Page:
I have read up a bit on this pump and I am a bit skeptic on their statements. I know they won't say things that is not true but to refer to a pond's turnover rate as once in 6 hrs using a pump that delivers 12000 lt, that is a large pond and then they claim a reduction of power from 750 down to 280 W for a loss of only 3400 Lt.
down to 9100.
When I make my sums I come up with interesting things:
1. You start off using ,06Watt per 1000 Lt
2. You end up using ,03 Watt per 1000 Lt
3. Then your saving equates to .08 Watt per 1000 Lt (sounds high to me) You cannot save more than what your original usage are
(all figures rounded and are roughly used to demonstrate the principals)
A standard , 75 Kw gives you around ,045watts per 1000 Lt
Well then I think one will be better of using two pumps. 1 that pumps 12500 and one that can pump 9100 using a timer on both to operate individually. as and when needed.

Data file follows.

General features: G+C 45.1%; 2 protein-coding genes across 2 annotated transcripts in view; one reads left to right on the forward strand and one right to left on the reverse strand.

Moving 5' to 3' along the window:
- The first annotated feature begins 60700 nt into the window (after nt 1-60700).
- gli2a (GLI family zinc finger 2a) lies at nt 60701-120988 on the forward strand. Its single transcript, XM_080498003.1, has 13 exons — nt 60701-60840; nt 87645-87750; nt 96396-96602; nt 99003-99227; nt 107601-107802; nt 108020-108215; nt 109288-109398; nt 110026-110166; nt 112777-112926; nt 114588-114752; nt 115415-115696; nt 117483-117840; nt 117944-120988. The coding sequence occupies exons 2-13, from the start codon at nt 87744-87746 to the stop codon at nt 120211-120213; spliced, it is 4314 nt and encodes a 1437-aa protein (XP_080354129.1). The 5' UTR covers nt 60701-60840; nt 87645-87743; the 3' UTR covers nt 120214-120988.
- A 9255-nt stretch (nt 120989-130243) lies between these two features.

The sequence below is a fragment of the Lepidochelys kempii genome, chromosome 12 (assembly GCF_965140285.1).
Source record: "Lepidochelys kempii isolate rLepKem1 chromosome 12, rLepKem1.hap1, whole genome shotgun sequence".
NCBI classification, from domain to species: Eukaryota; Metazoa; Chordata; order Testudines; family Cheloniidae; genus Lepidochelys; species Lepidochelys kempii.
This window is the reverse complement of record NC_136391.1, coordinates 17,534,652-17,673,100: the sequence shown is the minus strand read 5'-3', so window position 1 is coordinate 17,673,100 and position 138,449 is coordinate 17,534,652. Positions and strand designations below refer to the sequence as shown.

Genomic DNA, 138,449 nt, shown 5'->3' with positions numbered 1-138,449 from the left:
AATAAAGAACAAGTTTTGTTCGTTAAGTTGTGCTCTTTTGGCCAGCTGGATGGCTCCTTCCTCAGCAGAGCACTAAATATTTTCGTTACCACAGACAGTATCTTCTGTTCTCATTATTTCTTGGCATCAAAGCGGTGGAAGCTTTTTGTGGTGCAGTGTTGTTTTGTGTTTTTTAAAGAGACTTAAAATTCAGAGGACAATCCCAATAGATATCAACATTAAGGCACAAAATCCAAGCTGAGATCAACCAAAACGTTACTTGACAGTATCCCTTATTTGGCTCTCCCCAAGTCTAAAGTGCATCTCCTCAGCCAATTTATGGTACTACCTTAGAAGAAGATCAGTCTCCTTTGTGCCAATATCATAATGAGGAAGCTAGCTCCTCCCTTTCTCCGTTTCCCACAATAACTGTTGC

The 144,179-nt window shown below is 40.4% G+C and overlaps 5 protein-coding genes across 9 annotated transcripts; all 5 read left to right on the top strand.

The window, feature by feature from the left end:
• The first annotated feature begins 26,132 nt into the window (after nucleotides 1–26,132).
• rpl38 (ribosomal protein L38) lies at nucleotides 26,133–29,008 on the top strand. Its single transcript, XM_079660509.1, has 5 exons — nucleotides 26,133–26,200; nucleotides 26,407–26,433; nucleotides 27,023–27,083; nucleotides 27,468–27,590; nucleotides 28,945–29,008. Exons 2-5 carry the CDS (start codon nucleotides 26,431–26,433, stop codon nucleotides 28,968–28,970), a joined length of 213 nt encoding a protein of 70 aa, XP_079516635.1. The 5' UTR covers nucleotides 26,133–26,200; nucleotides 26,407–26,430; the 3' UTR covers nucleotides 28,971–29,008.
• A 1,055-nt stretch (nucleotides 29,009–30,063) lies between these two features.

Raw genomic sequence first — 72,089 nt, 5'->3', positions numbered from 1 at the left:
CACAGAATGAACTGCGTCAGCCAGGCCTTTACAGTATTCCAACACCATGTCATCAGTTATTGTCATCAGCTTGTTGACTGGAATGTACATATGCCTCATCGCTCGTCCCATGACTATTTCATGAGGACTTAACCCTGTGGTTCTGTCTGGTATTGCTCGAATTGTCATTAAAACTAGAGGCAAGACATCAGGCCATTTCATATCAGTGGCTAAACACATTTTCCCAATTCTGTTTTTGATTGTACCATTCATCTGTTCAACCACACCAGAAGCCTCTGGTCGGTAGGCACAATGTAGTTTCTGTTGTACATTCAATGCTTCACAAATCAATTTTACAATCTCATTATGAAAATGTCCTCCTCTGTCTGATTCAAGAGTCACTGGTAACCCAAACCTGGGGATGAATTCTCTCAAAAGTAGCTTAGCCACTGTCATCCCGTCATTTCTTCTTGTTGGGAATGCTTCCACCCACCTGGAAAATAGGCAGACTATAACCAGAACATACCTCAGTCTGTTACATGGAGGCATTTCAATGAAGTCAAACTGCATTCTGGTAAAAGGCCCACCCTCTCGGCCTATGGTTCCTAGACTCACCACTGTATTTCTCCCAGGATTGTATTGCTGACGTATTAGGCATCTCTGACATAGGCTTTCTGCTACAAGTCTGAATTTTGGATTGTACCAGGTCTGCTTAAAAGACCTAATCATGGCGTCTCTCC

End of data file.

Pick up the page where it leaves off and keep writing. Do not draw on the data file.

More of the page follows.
The delivery rates mentioned is all typical of the pumps set up in ideal situations and no friction are taken into account here, I am sure. So the delivery rate for the quoted pump at 750W should not be relied upon. That wont be the volume of water that goes into your pond.
I personally think that we have to be patient for a little longer better low wattage pumps will shortly be available.
So in answer to your question, I don't think it is viable.
The Americans have been using two speed pumps at what seems low wattages but there voltages are only 110 and when you make the sums there is no saving there either.
I think the important thing here and it was with the thread that went wrong is: How much does it cost us per 1000 lt for the water we actually get into our ponds and why?